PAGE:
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U.S. SECURITIES AND EXCHANGE COMMISSION

Litigation Release No. 22121 / October 11, 2011

Accounting and Auditing Enforcement Release No. 3327 / October 11, 2011

Securities and Exchange Commission v. Thomas S. Wu, Ebrahim Shabudin, Thomas T. Yu, and Craig S. On, Civil Case No. CV-11-4988 LB (N.D. Cal.)

SEC CHARGES BANK EXECUTIVES WITH HIDING MILLIONS OF DOLLARS OF LOSSES DURING 2008 FINANCIAL CRISIS

The Securities and Exchange Commission today charged former bank executives with misleading investors about mounting loan losses at San Francisco-based United Commercial Bank during the height of the financial crisis in 2008 and 2009. The SEC alleges that the bank’s former Chief Executive Officer, Thomas Wu, Chief Operating Officer Ebrahim Shabudin, and senior officer Thomas Yu concealed losses on loans and other assets from the bank’s auditors, causing the bank’s public holding company UCBH Holdings, Inc. (UCBH) to understate 2008 operating losses by at least $65 million (approximately 50 percent). A few months later, continued declines in the value of the bank’s loans led the bank to fail, and the California Department of Financial Institutions closed the bank and appointed the Federal Deposit Insurance Corporation (FDIC) as receiver. United Commercial Bank was one of the 10 largest bank failures of the recent financial crisis, causing a loss of $2.5 billion to the FDIC’s insurance fund.

In a complaint filed in federal court in San Francisco, the SEC alleges that Wu, Shabudin, and Yu deliberately delayed the proper recording of loan losses, and that each committed securities fraud by making false and misleading statements to investors and UCBH’s independent auditors. During December 2008 and the first three months of 2009 as the company prepared its 2008 financial statements, Wu, Shabudin, and Yu were aware of significant losses on several large loans. Among other things, these executives allegedly learned about dramatically reduced property appraisals and worthless collateral securing the loans, yet they repeatedly hid this information from UCBH’s auditors and investors.

The SEC’s complaint also alleges that the bank’s former Chief Financial Officer Craig On acted negligently by misleading the company’s outside auditors and aiding the filing of false financial statements. On agreed to settle the SEC charges without admitting or denying the allegations. He will be permanently enjoined from violating certain antifraud, reporting, record-keeping, and internal controls provisions of the federal securities laws and will pay a $150,000 penalty. On also consented to an administrative order suspending him from appearing or practicing before the SEC as an accountant, with a right to apply for reinstatement after five years.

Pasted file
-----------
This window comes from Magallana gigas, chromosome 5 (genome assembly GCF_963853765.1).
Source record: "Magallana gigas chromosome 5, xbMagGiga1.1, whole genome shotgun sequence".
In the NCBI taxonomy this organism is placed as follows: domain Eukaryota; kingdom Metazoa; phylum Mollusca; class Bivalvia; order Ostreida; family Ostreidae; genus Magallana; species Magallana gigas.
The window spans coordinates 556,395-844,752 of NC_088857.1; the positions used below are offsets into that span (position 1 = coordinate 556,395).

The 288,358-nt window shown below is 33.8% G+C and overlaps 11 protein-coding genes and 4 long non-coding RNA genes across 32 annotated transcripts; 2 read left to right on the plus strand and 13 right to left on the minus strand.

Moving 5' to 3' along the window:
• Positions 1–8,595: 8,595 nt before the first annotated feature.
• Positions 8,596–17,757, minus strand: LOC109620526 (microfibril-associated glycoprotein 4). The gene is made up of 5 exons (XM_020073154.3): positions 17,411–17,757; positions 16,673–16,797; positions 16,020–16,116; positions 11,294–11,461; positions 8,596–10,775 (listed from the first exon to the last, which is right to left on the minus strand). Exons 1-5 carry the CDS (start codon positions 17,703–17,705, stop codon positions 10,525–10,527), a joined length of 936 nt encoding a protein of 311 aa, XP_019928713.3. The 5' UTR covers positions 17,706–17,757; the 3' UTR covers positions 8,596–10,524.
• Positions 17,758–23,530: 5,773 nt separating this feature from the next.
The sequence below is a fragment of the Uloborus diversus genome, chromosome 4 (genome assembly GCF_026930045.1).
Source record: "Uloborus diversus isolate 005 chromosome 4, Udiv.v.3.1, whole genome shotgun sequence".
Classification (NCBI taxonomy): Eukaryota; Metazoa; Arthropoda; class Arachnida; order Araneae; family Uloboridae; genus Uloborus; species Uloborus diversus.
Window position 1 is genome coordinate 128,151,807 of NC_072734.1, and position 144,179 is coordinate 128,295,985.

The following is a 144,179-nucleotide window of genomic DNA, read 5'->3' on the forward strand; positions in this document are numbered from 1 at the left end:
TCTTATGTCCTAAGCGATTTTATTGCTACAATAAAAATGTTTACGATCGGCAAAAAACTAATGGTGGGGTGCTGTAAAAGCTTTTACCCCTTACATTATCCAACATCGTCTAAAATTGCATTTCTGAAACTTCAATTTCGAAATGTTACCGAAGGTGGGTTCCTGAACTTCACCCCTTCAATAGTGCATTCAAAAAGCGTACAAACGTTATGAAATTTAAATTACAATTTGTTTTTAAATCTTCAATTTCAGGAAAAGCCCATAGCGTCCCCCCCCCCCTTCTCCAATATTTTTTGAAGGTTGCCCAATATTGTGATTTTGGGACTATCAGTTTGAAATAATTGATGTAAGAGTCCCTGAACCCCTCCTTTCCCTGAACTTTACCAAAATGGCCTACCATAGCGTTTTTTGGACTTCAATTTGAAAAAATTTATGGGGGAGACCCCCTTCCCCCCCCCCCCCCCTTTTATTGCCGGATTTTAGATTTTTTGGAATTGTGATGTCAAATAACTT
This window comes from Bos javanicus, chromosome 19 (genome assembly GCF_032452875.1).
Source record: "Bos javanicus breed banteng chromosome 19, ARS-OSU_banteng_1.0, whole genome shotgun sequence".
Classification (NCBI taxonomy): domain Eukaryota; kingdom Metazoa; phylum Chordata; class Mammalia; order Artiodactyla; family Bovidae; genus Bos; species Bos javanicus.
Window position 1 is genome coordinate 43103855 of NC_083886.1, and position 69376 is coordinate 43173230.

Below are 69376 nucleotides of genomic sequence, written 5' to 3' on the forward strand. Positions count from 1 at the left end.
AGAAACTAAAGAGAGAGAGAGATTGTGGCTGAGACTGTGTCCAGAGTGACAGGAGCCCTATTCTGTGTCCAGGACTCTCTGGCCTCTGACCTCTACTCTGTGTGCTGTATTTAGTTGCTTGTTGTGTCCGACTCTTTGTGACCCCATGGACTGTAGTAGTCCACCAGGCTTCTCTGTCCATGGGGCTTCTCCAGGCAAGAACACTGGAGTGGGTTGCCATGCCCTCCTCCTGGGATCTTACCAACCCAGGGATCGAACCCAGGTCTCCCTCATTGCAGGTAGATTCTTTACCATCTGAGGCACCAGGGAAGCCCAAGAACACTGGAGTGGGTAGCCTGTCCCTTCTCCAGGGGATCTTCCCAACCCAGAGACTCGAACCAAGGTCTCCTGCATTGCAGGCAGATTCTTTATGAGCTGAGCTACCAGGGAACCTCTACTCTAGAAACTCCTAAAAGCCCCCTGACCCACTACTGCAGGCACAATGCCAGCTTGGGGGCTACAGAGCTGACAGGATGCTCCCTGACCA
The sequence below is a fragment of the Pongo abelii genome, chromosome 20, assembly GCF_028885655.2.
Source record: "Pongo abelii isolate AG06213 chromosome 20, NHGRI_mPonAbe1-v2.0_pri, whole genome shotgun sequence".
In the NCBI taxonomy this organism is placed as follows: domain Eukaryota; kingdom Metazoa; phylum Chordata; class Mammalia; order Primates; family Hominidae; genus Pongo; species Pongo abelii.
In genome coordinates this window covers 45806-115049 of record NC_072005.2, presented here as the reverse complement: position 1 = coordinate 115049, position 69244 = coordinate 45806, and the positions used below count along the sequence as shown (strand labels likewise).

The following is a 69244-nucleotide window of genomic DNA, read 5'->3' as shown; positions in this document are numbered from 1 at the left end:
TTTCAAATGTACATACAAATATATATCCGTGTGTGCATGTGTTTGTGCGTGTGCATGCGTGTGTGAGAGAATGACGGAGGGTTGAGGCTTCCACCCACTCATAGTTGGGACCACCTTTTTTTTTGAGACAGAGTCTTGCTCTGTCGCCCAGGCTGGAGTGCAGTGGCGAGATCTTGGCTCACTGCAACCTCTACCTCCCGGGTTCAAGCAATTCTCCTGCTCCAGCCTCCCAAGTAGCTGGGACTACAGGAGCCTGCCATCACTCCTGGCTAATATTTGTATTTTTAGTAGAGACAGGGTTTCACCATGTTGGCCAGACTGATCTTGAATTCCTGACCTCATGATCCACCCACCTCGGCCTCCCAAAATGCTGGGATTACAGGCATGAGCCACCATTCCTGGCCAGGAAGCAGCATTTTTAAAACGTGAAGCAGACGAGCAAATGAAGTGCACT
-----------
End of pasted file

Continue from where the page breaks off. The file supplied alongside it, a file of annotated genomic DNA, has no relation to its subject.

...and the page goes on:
The SEC’s complaint charges Wu with knowingly violating the antifraud provisions of Section 17(a) of the Securities Act of 1933 (Securities Act) and Section 10(b) of the Securities Exchange Act of 1934 (Exchange Act) and Rule 10b-5 thereunder. The complaint charges Shabudin and Yu with knowingly violating Sections 17(a)(1) and 17(a)(3) of the Securities Act and Section 10(b) and Rule 10b-5 of the Exchange Act. Wu, Shabudin, and Yu are charged with aiding and abetting UCBH’s violation of Section 10(b) and Rule 10b-5 of the Exchange Act. The complaint charges On with violating Sections 17(a)(2) and 17(a)(3) of the Securities Act. Each of the defendants is charged with aiding and abetting UCBH’s violation of its periodic reporting requirements under Section 13(a) and Rules 12b-20, 13a-1, and 13a-11of the Exchange Act, aiding and abetting UCBH’s violations of Sections 13(b)(2)(A) and 13(b)(2)(B) of the Exchange Act, and falsifying books and records and making false or misleading statements to auditors in violation of Exchange Act Rules 13b2-1 and 13b2-2. The SEC’s complaint seeks permanent injunctive relief, a judgment barring Wu, Shabudin, and Yu from serving as officers or directors of any public company, and civil money penalties.

Cary Robnett, Lloyd Farnham, Michael Fortunato, Jason Habermeyer, and Cary Robnett of the SEC’s San Francisco Regional Office conducted the SEC’s investigation. The SEC’s litigation will be handled by Lloyd Farnham and Robert Mitchell.

The SEC acknowledges the assistance of the FDIC, U.S. Attorney’s Office for the Northern District of California, Federal Bureau of Investigation, Office of the Special Inspector General for the Troubled Asset Relief Program (SIGTARP), FDIC’s Office of Inspector General, and Office of Inspector General for the Board of Governors of the Federal Reserve System.

 

 

http://www.sec.gov/litigation/litreleases/2011/lr22121.htm


Modified: 10/11/2011